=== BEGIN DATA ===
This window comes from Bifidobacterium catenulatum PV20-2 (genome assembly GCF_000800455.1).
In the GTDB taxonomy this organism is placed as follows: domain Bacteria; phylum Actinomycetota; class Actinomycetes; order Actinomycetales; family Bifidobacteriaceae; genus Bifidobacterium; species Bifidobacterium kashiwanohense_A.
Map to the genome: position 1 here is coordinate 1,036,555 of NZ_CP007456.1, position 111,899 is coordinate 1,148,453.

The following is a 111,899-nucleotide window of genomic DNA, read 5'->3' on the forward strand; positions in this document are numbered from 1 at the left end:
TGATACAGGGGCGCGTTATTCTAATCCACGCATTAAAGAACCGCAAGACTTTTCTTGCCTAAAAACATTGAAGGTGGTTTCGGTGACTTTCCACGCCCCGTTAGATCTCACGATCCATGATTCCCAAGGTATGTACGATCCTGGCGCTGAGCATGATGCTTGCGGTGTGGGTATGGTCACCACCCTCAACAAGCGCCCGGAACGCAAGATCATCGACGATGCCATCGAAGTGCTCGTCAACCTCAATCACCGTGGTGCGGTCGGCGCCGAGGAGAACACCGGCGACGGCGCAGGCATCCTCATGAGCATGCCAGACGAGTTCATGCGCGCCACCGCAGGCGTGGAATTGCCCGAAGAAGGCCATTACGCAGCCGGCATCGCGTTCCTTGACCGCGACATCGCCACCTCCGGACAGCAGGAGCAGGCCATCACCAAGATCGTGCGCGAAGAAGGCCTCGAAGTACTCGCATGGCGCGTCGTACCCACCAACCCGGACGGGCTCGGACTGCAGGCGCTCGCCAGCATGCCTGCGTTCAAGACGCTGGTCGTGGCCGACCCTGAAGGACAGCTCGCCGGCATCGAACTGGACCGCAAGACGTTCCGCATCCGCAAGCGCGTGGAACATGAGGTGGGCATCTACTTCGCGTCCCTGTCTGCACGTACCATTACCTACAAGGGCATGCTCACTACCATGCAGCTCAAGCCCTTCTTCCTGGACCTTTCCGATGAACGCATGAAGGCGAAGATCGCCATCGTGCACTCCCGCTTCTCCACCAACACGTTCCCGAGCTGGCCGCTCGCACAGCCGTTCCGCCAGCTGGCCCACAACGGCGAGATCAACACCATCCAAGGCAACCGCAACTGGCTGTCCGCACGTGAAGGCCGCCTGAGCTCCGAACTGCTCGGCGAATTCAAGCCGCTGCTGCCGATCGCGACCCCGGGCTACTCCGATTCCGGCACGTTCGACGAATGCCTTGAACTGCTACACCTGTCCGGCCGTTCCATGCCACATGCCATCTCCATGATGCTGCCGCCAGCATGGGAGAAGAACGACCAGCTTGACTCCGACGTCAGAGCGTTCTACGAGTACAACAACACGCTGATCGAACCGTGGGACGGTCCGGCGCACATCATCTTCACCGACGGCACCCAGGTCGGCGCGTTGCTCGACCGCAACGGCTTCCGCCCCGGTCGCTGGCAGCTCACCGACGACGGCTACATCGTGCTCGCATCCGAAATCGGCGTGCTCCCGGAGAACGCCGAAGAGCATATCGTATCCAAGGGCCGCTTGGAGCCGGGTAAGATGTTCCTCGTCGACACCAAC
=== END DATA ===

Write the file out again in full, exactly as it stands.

This window comes from Bifidobacterium catenulatum PV20-2 (genome assembly GCF_000800455.1).
In the GTDB taxonomy this organism is placed as follows: domain Bacteria; phylum Actinomycetota; class Actinomycetes; order Actinomycetales; family Bifidobacteriaceae; genus Bifidobacterium; species Bifidobacterium kashiwanohense_A.
Map to the genome: position 1 here is coordinate 1,036,555 of NZ_CP007456.1, position 111,899 is coordinate 1,148,453.

The following is a 111,899-nucleotide window of genomic DNA, read 5'->3' on the forward strand; positions in this document are numbered from 1 at the left end:
TGATACAGGGGCGCGTTATTCTAATCCACGCATTAAAGAACCGCAAGACTTTTCTTGCCTAAAAACATTGAAGGTGGTTTCGGTGACTTTCCACGCCCCGTTAGATCTCACGATCCATGATTCCCAAGGTATGTACGATCCTGGCGCTGAGCATGATGCTTGCGGTGTGGGTATGGTCACCACCCTCAACAAGCGCCCGGAACGCAAGATCATCGACGATGCCATCGAAGTGCTCGTCAACCTCAATCACCGTGGTGCGGTCGGCGCCGAGGAGAACACCGGCGACGGCGCAGGCATCCTCATGAGCATGCCAGACGAGTTCATGCGCGCCACCGCAGGCGTGGAATTGCCCGAAGAAGGCCATTACGCAGCCGGCATCGCGTTCCTTGACCGCGACATCGCCACCTCCGGACAGCAGGAGCAGGCCATCACCAAGATCGTGCGCGAAGAAGGCCTCGAAGTACTCGCATGGCGCGTCGTACCCACCAACCCGGACGGGCTCGGACTGCAGGCGCTCGCCAGCATGCCTGCGTTCAAGACGCTGGTCGTGGCCGACCCTGAAGGACAGCTCGCCGGCATCGAACTGGACCGCAAGACGTTCCGCATCCGCAAGCGCGTGGAACATGAGGTGGGCATCTACTTCGCGTCCCTGTCTGCACGTACCATTACCTACAAGGGCATGCTCACTACCATGCAGCTCAAGCCCTTCTTCCTGGACCTTTCCGATGAACGCATGAAGGCGAAGATCGCCATCGTGCACTCCCGCTTCTCCACCAACACGTTCCCGAGCTGGCCGCTCGCACAGCCGTTCCGCCAGCTGGCCCACAACGGCGAGATCAACACCATCCAAGGCAACCGCAACTGGCTGTCCGCACGTGAAGGCCGCCTGAGCTCCGAACTGCTCGGCGAATTCAAGCCGCTGCTGCCGATCGCGACCCCGGGCTACTCCGATTCCGGCACGTTCGACGAATGCCTTGAACTGCTACACCTGTCCGGCCGTTCCATGCCACATGCCATCTCCATGATGCTGCCGCCAGCATGGGAGAAGAACGACCAGCTTGACTCCGACGTCAGAGCGTTCTACGAGTACAACAACACGCTGATCGAACCGTGGGACGGTCCGGCGCACATCATCTTCACCGACGGCACCCAGGTCGGCGCGTTGCTCGACCGCAACGGCTTCCGCCCCGGTCGCTGGCAGCTCACCGACGACGGCTACATCGTGCTCGCATCCGAAATCGGCGTGCTCCCGGAGAACGCCGAAGAGCATATCGTATCCAAGGGCCGCTTGGAGCCGGGTAAGATGTTCCTCGTCGACACCAAC